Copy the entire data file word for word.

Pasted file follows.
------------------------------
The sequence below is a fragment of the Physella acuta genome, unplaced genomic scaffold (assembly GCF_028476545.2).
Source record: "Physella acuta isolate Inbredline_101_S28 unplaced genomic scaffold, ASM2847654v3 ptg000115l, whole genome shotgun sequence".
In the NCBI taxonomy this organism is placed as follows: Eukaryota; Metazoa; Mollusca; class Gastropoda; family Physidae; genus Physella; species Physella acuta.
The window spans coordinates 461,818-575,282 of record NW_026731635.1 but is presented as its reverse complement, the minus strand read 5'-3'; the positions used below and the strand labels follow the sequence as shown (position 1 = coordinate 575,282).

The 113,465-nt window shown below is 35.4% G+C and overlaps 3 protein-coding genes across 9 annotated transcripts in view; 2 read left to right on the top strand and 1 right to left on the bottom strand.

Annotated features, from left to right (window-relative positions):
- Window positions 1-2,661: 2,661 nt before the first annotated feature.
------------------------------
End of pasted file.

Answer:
The sequence below is a fragment of the Physella acuta genome, unplaced genomic scaffold (assembly GCF_028476545.2).
Source record: "Physella acuta isolate Inbredline_101_S28 unplaced genomic scaffold, ASM2847654v3 ptg000115l, whole genome shotgun sequence".
In the NCBI taxonomy this organism is placed as follows: Eukaryota; Metazoa; Mollusca; class Gastropoda; family Physidae; genus Physella; species Physella acuta.
The window spans coordinates 461,818-575,282 of record NW_026731635.1 but is presented as its reverse complement, the minus strand read 5'-3'; the positions used below and the strand labels follow the sequence as shown (position 1 = coordinate 575,282).

The 113,465-nt window shown below is 35.4% G+C and overlaps 3 protein-coding genes across 9 annotated transcripts in view; 2 read left to right on the top strand and 1 right to left on the bottom strand.

Annotated features, from left to right (window-relative positions):
- Window positions 1-2,661: 2,661 nt before the first annotated feature.